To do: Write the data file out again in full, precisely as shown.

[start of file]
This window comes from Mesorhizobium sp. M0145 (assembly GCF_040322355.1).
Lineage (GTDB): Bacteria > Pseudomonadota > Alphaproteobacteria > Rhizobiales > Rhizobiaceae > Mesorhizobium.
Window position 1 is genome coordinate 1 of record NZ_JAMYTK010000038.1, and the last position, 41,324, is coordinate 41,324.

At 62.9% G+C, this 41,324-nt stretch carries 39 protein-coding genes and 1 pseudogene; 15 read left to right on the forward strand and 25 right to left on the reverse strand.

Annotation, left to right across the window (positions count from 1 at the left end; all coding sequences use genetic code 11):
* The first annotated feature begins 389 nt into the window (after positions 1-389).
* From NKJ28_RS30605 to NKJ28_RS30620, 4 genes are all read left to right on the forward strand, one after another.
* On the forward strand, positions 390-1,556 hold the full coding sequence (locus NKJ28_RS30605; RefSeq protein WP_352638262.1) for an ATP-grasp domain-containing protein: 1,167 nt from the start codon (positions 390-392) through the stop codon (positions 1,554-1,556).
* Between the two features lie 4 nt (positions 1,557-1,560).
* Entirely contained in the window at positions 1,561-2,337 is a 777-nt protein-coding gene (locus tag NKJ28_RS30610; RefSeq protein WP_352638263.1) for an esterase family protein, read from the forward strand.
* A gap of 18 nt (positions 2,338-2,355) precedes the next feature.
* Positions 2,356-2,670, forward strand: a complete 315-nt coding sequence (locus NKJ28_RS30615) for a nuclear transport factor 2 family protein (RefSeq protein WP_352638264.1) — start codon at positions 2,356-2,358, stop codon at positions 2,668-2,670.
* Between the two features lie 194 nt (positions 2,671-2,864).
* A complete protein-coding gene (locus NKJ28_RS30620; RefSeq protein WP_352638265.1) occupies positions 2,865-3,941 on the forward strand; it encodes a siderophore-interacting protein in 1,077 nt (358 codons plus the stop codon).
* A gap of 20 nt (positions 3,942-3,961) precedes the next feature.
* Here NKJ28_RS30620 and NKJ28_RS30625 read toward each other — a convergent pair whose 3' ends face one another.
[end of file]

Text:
This window comes from Mesorhizobium sp. M0145 (assembly GCF_040322355.1).
Lineage (GTDB): Bacteria > Pseudomonadota > Alphaproteobacteria > Rhizobiales > Rhizobiaceae > Mesorhizobium.
Window position 1 is genome coordinate 1 of record NZ_JAMYTK010000038.1, and the last position, 41,324, is coordinate 41,324.

At 62.9% G+C, this 41,324-nt stretch carries 39 protein-coding genes and 1 pseudogene; 15 read left to right on the forward strand and 25 right to left on the reverse strand.

Annotation, left to right across the window (positions count from 1 at the left end; all coding sequences use genetic code 11):
* The first annotated feature begins 389 nt into the window (after positions 1-389).
* From NKJ28_RS30605 to NKJ28_RS30620, 4 genes are all read left to right on the forward strand, one after another.
* On the forward strand, positions 390-1,556 hold the full coding sequence (locus NKJ28_RS30605; RefSeq protein WP_352638262.1) for an ATP-grasp domain-containing protein: 1,167 nt from the start codon (positions 390-392) through the stop codon (positions 1,554-1,556).
* Between the two features lie 4 nt (positions 1,557-1,560).
* Entirely contained in the window at positions 1,561-2,337 is a 777-nt protein-coding gene (locus tag NKJ28_RS30610; RefSeq protein WP_352638263.1) for an esterase family protein, read from the forward strand.
* A gap of 18 nt (positions 2,338-2,355) precedes the next feature.
* Positions 2,356-2,670, forward strand: a complete 315-nt coding sequence (locus NKJ28_RS30615) for a nuclear transport factor 2 family protein (RefSeq protein WP_352638264.1) — start codon at positions 2,356-2,358, stop codon at positions 2,668-2,670.
* Between the two features lie 194 nt (positions 2,671-2,864).
* A complete protein-coding gene (locus NKJ28_RS30620; RefSeq protein WP_352638265.1) occupies positions 2,865-3,941 on the forward strand; it encodes a siderophore-interacting protein in 1,077 nt (358 codons plus the stop codon).
* A gap of 20 nt (positions 3,942-3,961) precedes the next feature.
* Here NKJ28_RS30620 and NKJ28_RS30625 read toward each other — a convergent pair whose 3' ends face one another.